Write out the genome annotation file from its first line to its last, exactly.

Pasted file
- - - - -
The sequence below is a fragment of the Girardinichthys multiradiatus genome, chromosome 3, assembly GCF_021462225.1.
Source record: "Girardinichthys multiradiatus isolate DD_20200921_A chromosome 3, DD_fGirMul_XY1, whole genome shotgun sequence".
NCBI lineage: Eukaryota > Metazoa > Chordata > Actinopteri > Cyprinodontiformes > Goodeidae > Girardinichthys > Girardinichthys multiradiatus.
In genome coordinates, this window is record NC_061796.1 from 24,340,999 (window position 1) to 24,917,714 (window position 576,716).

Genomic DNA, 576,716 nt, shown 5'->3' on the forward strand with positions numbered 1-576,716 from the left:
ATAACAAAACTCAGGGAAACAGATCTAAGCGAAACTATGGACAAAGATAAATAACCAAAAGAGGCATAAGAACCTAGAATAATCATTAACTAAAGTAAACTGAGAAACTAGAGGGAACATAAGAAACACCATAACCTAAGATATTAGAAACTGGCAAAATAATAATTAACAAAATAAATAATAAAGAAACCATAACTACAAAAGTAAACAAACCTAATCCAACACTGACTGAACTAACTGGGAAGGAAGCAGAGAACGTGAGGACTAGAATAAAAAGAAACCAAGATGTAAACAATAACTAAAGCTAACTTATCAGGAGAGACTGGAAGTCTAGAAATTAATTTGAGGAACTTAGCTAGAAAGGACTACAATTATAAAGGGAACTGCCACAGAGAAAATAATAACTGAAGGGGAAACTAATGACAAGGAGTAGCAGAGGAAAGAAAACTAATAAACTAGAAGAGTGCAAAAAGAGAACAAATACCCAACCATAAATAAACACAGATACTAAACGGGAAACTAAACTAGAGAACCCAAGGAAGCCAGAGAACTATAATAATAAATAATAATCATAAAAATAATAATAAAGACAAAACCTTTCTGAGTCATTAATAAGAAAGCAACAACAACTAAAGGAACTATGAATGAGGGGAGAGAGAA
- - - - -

The sequence below is a fragment of the Girardinichthys multiradiatus genome, chromosome 3, assembly GCF_021462225.1.
Source record: "Girardinichthys multiradiatus isolate DD_20200921_A chromosome 3, DD_fGirMul_XY1, whole genome shotgun sequence".
NCBI lineage: Eukaryota > Metazoa > Chordata > Actinopteri > Cyprinodontiformes > Goodeidae > Girardinichthys > Girardinichthys multiradiatus.
In genome coordinates, this window is record NC_061796.1 from 24,340,999 (window position 1) to 24,917,714 (window position 576,716).

Genomic DNA, 576,716 nt, shown 5'->3' on the forward strand with positions numbered 1-576,716 from the left:
ATAACAAAACTCAGGGAAACAGATCTAAGCGAAACTATGGACAAAGATAAATAACCAAAAGAGGCATAAGAACCTAGAATAATCATTAACTAAAGTAAACTGAGAAACTAGAGGGAACATAAGAAACACCATAACCTAAGATATTAGAAACTGGCAAAATAATAATTAACAAAATAAATAATAAAGAAACCATAACTACAAAAGTAAACAAACCTAATCCAACACTGACTGAACTAACTGGGAAGGAAGCAGAGAACGTGAGGACTAGAATAAAAAGAAACCAAGATGTAAACAATAACTAAAGCTAACTTATCAGGAGAGACTGGAAGTCTAGAAATTAATTTGAGGAACTTAGCTAGAAAGGACTACAATTATAAAGGGAACTGCCACAGAGAAAATAATAACTGAAGGGGAAACTAATGACAAGGAGTAGCAGAGGAAAGAAAACTAATAAACTAGAAGAGTGCAAAAAGAGAACAAATACCCAACCATAAATAAACACAGATACTAAACGGGAAACTAAACTAGAGAACCCAAGGAAGCCAGAGAACTATAATAATAAATAATAATCATAAAAATAATAATAAAGACAAAACCTTTCTGAGTCATTAATAAGAAAGCAACAACAACTAAAGGAACTATGAATGAGGGGAGAGAGAA